Search - Dizzy Gillespie :: Things to Come

Things to Come
Dizzy Gillespie
Things to Come
Genres: Jazz, Pop, Latin Music
  •  Track Listings (7) - Disc #1


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CD Details

All Artists: Dizzy Gillespie
Title: Things to Come
Members Wishing: 2
Total Copies: 0
Label: Delta
Original Release Date: 10/21/1996
Re-Release Date: 9/17/1996
Genres: Jazz, Pop, Latin Music
Styles: Latin Jazz, Bebop
Number of Discs: 1
SwapaCD Credits: 1
UPC: 018111710725

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CD Reviews

Still Relevant
Colley Wilkes | Philadelphia, PA | 06/16/2000
(4 out of 5 stars)

"These days its easy to forget what an absolutely orignal and visionary artist Dizzy Gillespie was, especially in his heyday in the mid 1940's-50's. Its difficult sometimes for modern ears how breath takingly radical and audacious modern jazz sounded to a society used elegantly swinging big bands and smooth crooners.For many the effect was jarring and it split jazz right down the middle....there are people who to this very day think that bebop was the death of jazz.Gillespie was at the heart of this revolution, but he's often overlooked as a moving force partly because of the long shadow cast by the moody, harrowing legend of his partner in crime Charlie Parker, and partly because he had the good luck and common sense to avoid the pit- fall of the cliched self-destructive,tragic genius jazz musician done in by his or her own appetites.....the role which Parker adopted or was trapped in depending on who you ask, and which the saxophonist played to the hilt.Gillespie was every bit the self-willed, iconclastic genius that Parker was, but was also blessed with the eqilibrium and self-discpline that makes for long life and mental health and creativity, if not for the lurid headlines and yellow journalism that creates the 'tragic jazz' aura so beloved by pop culture.In effect he was often penalized for not have destroyed himself.but if he did not burn out neither did he fade away.....In his way, Dizzy, and the rest of the boppers, where just as radical any of the the later day f*** you heroes who have come to dominate the media landscape and had much to do with laying the groundwork for the whole lineage, from the Beats to Hendrix to the Clash to Hip Hop. Anyway, It had been a while since I listened to this particular album.In general I tend to like Dizzy's small group stuff better, preferably in an all-star setting, like Jazz at Massey Hall, or the hard to find live stuff, bootlegs from the 40's, at small clubs or after hours spots when the musicians tended to stretch more than on studio dates.Still, this is a good, hard swinging album, almost manic at times.'Things to Come' and 'Manteca' stand out....also 'N'bani' which is a bit more subtle, but still punchy.All in all a good set, which I'd recommend as a good place to start with Dizzy and modern jazz in general, with the additional advice that you might find it rewarding to seek out that secret, hard to find, challenging smoky backroom jazz that the Beboppers where putting down after hours.... still as edgy and provactive in its own way as anything to come along since."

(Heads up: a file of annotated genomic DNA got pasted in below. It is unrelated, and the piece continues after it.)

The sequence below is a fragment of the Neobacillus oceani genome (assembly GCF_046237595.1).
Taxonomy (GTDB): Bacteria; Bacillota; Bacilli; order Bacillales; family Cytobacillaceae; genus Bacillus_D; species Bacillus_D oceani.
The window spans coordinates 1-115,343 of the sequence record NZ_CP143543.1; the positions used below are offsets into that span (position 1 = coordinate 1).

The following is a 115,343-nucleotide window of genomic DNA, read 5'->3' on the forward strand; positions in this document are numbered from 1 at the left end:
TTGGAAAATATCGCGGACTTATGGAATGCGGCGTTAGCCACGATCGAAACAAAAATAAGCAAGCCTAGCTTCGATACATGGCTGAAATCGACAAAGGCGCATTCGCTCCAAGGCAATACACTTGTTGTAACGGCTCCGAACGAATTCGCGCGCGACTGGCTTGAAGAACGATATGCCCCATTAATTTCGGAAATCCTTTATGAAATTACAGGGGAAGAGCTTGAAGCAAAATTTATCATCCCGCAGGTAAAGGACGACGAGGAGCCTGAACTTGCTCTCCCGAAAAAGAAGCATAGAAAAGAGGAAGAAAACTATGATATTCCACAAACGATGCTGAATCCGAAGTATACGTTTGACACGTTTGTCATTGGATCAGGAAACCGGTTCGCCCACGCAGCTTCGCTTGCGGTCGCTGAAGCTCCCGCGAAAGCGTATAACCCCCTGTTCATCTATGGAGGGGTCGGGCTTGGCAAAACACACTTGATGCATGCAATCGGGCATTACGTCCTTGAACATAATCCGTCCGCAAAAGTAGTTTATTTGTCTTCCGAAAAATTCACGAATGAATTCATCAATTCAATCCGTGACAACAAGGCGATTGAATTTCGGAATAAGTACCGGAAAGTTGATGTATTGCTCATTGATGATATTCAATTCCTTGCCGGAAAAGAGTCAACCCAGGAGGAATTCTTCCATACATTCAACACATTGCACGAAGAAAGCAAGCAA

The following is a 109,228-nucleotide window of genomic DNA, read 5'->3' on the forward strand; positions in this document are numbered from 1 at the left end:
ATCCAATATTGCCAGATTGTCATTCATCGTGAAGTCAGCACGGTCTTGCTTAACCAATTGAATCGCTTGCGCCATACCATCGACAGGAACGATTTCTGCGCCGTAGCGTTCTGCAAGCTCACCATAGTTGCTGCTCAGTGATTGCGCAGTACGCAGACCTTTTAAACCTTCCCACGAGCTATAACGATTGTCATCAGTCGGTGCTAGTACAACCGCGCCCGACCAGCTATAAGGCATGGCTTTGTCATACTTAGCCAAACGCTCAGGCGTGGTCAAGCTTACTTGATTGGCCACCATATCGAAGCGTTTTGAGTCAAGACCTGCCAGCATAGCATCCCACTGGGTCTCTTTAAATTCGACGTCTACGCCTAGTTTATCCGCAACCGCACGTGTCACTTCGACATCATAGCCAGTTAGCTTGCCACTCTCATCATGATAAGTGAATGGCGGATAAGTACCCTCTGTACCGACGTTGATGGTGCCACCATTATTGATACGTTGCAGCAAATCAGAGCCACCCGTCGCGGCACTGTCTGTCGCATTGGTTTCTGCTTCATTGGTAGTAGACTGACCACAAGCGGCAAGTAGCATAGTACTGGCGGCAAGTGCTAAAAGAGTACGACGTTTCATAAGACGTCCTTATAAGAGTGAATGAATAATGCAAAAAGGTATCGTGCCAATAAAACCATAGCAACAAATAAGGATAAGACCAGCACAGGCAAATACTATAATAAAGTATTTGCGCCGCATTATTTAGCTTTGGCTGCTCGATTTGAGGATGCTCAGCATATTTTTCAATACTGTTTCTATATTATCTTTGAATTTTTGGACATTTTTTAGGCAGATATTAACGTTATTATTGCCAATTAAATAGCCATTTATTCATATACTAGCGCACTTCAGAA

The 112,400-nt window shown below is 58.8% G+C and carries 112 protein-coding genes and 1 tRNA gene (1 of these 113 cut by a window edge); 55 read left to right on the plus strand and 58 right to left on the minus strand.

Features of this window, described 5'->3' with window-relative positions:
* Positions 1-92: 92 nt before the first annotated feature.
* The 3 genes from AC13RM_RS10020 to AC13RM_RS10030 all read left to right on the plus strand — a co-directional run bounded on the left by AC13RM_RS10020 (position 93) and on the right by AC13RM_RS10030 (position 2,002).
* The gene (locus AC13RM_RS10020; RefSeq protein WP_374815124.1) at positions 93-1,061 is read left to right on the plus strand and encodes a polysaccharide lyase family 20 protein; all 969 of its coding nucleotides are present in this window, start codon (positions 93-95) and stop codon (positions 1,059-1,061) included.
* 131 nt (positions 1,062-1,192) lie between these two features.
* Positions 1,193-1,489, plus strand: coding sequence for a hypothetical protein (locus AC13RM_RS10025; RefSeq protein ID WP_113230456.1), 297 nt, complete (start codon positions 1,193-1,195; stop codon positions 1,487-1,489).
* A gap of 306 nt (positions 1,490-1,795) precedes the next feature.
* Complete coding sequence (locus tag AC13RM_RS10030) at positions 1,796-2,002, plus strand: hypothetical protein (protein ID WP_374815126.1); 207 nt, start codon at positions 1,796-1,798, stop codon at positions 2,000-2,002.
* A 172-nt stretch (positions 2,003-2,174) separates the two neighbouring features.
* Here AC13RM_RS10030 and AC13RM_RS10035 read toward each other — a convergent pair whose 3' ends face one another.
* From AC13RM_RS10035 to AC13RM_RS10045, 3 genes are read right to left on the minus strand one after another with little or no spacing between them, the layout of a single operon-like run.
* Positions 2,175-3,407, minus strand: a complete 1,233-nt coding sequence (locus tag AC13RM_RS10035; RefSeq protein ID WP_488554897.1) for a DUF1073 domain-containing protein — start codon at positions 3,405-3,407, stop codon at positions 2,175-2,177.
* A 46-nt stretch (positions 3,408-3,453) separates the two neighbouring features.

Ronald A Clark | Alma, MI United States | 04/15/2001
(5 out of 5 stars)

"This is the difinitive Dizzy Gillespie Big Band album! It starts off with one of the best versions of Things to Come I have ever heard. This song should be nearly impossible to play in a big band, but they are the tightest you could be playing this insanely fast. The version of Manteca is superb also. Dizzy has been known to go into different songs in the middle of this, and he keeps true to it with St. Thomas. N'Bani is way ahead of it's time on this album. It starts off with a "rock-style" beat. This is a sweet album, and it's CHEAP! Buy it!"